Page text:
Mar­rows large, mar­rows small, mar­rows like a can­non ball

Financial Mirror (Cyprus) - - FRONT PAGE - Pa­trick Skin­ner

Long ago and far away, newly mar­ried, on a glo­ri­ous sum­mer Sun­day day, af­ter at­tend­ing a con­fer­ence in the north of Eng­land my wife and I drove south, home­wards. We had booked lunch in the coun­try­side near Cam­bridge at a then fa­mous small restau­rant run by a bril­liant, but iras­ci­ble French­man.

Af­ter a sim­ple but truly mem­o­rable meal we paid up and de­parted. The

An­dré Amara, was at the gar­den gate. He kissed Mary and gave her a beau­ti­ful white rose. He shook my hand and from be­hind his back pro­duced a small mar­row, which he gave me with a sly wink. When­ever I see one now, I think of that mo­ment, and I also wish such de­li­cious and sim­ple food was to be had to­day, and cooked and served by such a man. (

His menu, part of which I re­pro­duce here, was as ec­cen­tric as the man, with its head­ing in sev­eral lan­guages:

Con­fus­ingly, th­ese use­ful lit­tle veg­eta­bles come with sev­eral names: they used to be called “Baby Mar­rows” and the English boiled them and served them rather limp with a white sauce. When food be­came in­ter­na­tional the smart glossy mag­a­zines called them Zucchini if they were Amer­i­can-in­flu­enced or Cour­gettes if they leaned to­wards the con­ti­nent. The Greeks, of course, have their own word for it:

This is un­pro­nounce­able by any­one English, so gen­er­ally we cling to the French word. The Greek for Cour­gette Frit­ters, my recipe for this week is even more dif­fi­cult.

Th­ese are called and they are a tasty ad­di­tion to any meze ta­ble. Try them as a veg­e­tar­ian al­ter­na­tive to meat­balls or top them with a fresh tzatziki sauce and you just may de­cide to make them the main meal. 6 dark green cour­gettes (about 15 cms / 6 inches long) 1 small­ish onion, peeled and finely chopped 1 tbsp olive oil 200 g of minced lamb or beef 3 slices of Snack brand back ba­con, finely chopped 1 tsp tomato purée 1 clove gar­lic, peeled and very finely chopped 1 tbsp wa­ter 1 tbsp chopped pars­ley Salt and pep­per to sea­son 1 medium sized tomato, skin re­moved and chopped 1 very small tub of strained Yo­gurt 3 – 4 sprigs of min, chopped 50 g of finely grated hard cheese (Cyprus will do nicely) 1. Heat your oven to 200C / 400F. 2. Cut off cour­gettes. 3. Blanch the boil­ing wa­ter min­utes. 4. Re­move from pan, cool a lit­tle, then cut them in half length-ways. 5. With a spoon, scoop out the seeds to leave a nice chan­nel run­ning along the halved cour­gettes. 6. In a non-stick fry­ing pan, fry the onion un­til soft and get­ting a lit­tle golden at the edges. 7. Tip the minced meat, ba­con and gar­lic in and stir fry for a minute or so. 8. Now put in the tomato purée, wa­ter and sugar. Stir. 9. Stir-fry for 12 – 15 min­utes un­til meat is cooked through, then add the yo­gurt, chopped tomato and mint. Sea­son to taste, stir well and re­move pan from stove. 11. Spoon the mix­ture into the halved sprin­kle over the grated cheese. 10. Put in the cen­tre of the hot oven and bake un­til the cheese is bub­bling and be­gin­ning to brown.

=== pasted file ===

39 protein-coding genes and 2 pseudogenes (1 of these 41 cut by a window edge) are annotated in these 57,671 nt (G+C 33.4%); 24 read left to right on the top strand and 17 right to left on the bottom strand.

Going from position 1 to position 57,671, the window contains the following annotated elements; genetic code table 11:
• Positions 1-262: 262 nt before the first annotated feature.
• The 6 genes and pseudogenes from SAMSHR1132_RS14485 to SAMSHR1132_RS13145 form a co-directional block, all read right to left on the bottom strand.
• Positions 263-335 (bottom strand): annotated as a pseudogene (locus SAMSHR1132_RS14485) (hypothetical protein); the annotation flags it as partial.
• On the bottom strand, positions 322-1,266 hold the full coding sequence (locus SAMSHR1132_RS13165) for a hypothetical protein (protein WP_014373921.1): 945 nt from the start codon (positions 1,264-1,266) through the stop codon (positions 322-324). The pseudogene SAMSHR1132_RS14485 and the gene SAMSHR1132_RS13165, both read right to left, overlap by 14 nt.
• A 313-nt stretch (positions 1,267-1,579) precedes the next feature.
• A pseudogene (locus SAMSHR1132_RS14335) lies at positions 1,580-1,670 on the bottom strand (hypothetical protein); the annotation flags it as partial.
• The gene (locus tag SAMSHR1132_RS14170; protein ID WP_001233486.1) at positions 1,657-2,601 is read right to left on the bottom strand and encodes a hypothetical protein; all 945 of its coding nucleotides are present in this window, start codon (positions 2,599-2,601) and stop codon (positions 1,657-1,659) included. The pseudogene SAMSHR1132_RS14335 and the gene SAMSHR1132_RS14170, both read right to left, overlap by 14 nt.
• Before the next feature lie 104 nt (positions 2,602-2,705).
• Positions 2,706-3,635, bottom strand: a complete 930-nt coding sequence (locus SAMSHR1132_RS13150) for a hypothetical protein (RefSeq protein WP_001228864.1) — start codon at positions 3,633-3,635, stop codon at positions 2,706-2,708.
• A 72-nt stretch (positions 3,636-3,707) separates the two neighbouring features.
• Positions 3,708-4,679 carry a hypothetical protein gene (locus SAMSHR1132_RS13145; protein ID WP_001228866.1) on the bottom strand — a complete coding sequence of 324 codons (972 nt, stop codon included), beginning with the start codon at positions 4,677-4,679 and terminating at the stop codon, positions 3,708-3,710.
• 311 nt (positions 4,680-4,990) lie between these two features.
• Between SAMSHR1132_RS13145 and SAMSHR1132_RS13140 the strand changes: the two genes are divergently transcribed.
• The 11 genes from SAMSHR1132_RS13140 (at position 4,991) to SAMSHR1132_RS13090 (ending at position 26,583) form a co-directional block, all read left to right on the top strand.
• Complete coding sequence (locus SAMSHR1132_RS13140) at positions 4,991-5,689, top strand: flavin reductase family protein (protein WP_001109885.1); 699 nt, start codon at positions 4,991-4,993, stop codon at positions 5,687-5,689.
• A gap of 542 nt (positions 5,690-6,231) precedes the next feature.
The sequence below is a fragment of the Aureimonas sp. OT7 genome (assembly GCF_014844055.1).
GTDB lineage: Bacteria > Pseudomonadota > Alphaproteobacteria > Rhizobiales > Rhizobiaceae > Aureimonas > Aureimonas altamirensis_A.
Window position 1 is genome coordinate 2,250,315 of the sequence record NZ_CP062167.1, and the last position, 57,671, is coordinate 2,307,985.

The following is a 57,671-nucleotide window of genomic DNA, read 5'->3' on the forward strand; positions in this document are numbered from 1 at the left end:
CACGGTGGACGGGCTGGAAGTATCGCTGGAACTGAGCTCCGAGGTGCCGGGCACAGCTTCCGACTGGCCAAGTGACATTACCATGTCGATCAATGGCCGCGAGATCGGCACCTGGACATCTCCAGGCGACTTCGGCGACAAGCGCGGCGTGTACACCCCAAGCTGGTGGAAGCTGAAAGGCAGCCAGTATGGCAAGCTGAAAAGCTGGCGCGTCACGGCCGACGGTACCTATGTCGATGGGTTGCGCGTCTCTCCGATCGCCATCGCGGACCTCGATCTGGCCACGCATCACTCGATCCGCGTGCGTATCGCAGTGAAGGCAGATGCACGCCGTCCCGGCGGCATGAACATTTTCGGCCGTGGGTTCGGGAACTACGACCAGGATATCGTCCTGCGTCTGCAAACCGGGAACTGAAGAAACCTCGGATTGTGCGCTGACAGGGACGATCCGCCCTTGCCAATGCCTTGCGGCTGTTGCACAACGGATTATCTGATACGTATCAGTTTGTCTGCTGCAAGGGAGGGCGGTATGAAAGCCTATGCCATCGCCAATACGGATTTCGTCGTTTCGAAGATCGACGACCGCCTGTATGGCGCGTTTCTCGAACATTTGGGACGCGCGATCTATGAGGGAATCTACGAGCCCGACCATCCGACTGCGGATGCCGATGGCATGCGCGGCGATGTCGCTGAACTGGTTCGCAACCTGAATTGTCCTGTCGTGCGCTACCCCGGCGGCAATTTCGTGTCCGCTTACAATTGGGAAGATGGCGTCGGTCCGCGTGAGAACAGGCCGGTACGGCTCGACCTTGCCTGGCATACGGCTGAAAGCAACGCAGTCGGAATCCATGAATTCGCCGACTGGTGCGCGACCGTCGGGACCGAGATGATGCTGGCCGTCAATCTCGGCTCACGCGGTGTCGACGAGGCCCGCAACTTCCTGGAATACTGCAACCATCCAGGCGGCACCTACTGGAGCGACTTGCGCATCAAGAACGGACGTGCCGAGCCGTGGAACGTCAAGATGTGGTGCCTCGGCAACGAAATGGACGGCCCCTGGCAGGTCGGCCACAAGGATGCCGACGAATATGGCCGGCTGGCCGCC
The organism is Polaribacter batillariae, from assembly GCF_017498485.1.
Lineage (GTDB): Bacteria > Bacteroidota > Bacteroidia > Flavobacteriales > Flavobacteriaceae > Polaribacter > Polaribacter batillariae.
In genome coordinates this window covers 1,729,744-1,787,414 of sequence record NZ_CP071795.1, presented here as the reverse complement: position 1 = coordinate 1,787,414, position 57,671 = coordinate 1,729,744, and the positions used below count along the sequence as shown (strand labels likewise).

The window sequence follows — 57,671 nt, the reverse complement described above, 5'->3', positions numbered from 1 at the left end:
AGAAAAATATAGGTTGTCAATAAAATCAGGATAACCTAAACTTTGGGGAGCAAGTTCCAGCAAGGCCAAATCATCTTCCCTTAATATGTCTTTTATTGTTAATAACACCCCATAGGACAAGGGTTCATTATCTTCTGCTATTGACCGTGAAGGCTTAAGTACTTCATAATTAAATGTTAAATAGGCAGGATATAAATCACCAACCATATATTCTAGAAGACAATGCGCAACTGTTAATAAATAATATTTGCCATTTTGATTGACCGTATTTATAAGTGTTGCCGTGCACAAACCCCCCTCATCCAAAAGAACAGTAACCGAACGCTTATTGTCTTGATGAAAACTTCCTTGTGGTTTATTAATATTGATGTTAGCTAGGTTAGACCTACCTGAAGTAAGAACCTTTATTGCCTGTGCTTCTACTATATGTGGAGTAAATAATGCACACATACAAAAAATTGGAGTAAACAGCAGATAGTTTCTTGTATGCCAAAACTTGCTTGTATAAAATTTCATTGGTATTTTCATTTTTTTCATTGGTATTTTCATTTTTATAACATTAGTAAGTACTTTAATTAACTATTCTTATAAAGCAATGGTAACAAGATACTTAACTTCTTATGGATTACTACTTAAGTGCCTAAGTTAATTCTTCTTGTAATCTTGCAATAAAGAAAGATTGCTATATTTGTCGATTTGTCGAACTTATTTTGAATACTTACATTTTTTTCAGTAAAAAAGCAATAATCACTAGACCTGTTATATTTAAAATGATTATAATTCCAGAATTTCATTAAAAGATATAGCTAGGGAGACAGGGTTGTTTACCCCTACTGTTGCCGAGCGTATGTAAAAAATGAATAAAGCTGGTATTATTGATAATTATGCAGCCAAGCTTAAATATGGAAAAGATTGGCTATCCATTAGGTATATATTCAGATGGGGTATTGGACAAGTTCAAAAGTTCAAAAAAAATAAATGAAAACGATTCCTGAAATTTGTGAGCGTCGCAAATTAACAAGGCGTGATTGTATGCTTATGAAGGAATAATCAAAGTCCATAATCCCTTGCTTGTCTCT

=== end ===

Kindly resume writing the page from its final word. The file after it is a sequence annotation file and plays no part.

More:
the

ends

of cour­gettes for 2 –

cour­gettes

the in 3

and

Round cour­gettes look very good when brought to the ta­ble or in­di­vid­u­ally on a plate. You treat them the same as straight ones (ex­cept you cut the top off like a lid and scoop out the in­side). Here, they have been stuffed with a mix of meat, onions, gar­lic, herbs and a few bread crumbs. Lids on, they are put in an oven dish with wa­ter half way up the cour­gettes and cooked at a medium tem­per­a­ture for about an hour, or un­til the meat is cooked. Salt and pep­per to taste Olive oil for fry­ing 1. Us­ing a coarse grater, shred the cour­gettes and place in a colan­der. 2. Sprin­kle with salt and al­low the cour­gettes to sweat for 15 min­utes. Us­ing your hands, squeeze out the ex­cess liq­uid from the cour­gettes to make it as dry as pos­si­ble. (Like you are mak­ing cour­gette snow­balls.) 3. In a medium sized mix­ing bowl put the cour­gettes, beaten eggs, crum­bled feta, minced herbs, all pur­pose flour, and sel­f­ris­ing flour. 4. Sea­son the mix­ture with salt and freshly ground black pep­per. Mix well. You don’t want to over mix be­cause the zucchini will get keep re­leas­ing more wa­ter. 5. Place some all-pur­pose flour in a shal­low plate or bak­ing pan. This will be for rolling the cro­quettes lightly in flour be­fore fry­ing them. 6. Us­ing medium high heat, heat the olive oil in a large skil­let or fry­ing pan. 7. Us­ing a small scoop or a large soup spoon, take a wal­nut­sized por­tion of the mix­ture in your hands and roll it like a meat­ball. Dredge lightly in flour. Shake off the ex­cess flour be­fore fry­ing. The mix­ture will be wet and sticky. 8. Fry the cro­quettes in the olive oil un­til they are a golden brown colour turn­ing once. You may want to flat­ten them a lit­tle in the pan for more even cooking.

Drain on pa­per tow­els or on a cool­ing rack placed in a half sheet pan. There are sev­eral ways to serve: with dol­lops of fresh yo­gurt; with a tomato salsa; or with a bowl of

In this lovely dish a cooked meat “stuffing” has been wrapped with very thin slices of cour­gette (length­ways) which have been blanched for a minute or so and oven baked for a few min­utes. El­e­gant and tasty ac­com­pa­nied by a rice pi­laff with sliv­ers of al­monds.

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